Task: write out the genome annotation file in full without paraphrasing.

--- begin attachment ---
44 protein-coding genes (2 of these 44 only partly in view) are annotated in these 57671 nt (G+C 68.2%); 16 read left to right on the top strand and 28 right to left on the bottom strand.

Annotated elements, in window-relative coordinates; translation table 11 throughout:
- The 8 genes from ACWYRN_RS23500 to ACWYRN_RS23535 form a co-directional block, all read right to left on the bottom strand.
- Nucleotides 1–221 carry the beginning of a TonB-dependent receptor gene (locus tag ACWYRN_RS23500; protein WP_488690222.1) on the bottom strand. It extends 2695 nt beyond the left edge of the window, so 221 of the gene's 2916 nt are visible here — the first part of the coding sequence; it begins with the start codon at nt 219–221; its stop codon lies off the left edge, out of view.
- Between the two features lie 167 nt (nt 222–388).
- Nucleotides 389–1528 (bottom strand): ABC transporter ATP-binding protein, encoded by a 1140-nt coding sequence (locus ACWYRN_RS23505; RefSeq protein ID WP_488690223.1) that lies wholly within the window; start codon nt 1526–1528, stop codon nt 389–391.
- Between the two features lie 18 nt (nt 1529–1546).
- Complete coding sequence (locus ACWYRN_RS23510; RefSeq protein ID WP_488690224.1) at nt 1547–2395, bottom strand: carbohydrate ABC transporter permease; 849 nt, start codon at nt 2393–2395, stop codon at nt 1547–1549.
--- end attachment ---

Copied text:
44 protein-coding genes (2 of these 44 only partly in view) are annotated in these 57671 nt (G+C 68.2%); 16 read left to right on the top strand and 28 right to left on the bottom strand.

Annotated elements, in window-relative coordinates; translation table 11 throughout:
- The 8 genes from ACWYRN_RS23500 to ACWYRN_RS23535 form a co-directional block, all read right to left on the bottom strand.
- Nucleotides 1–221 carry the beginning of a TonB-dependent receptor gene (locus tag ACWYRN_RS23500; protein WP_488690222.1) on the bottom strand. It extends 2695 nt beyond the left edge of the window, so 221 of the gene's 2916 nt are visible here — the first part of the coding sequence; it begins with the start codon at nt 219–221; its stop codon lies off the left edge, out of view.
- Between the two features lie 167 nt (nt 222–388).
- Nucleotides 389–1528 (bottom strand): ABC transporter ATP-binding protein, encoded by a 1140-nt coding sequence (locus ACWYRN_RS23505; RefSeq protein ID WP_488690223.1) that lies wholly within the window; start codon nt 1526–1528, stop codon nt 389–391.
- Between the two features lie 18 nt (nt 1529–1546).
- Complete coding sequence (locus ACWYRN_RS23510; RefSeq protein ID WP_488690224.1) at nt 1547–2395, bottom strand: carbohydrate ABC transporter permease; 849 nt, start codon at nt 2393–2395, stop codon at nt 1547–1549.